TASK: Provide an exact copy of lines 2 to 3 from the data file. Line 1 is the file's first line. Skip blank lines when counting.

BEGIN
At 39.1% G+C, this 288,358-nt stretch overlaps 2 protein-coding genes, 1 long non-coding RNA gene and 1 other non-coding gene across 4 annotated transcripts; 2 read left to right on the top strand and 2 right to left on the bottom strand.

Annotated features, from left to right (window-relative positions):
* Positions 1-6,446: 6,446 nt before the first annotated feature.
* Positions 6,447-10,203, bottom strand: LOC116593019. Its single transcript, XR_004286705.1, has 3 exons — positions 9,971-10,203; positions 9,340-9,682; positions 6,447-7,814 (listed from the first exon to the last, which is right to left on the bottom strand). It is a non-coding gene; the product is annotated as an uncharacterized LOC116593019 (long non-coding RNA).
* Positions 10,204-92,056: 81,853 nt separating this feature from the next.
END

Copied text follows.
Annotated features, from left to right (window-relative positions):
* Positions 1-6,446: 6,446 nt before the first annotated feature.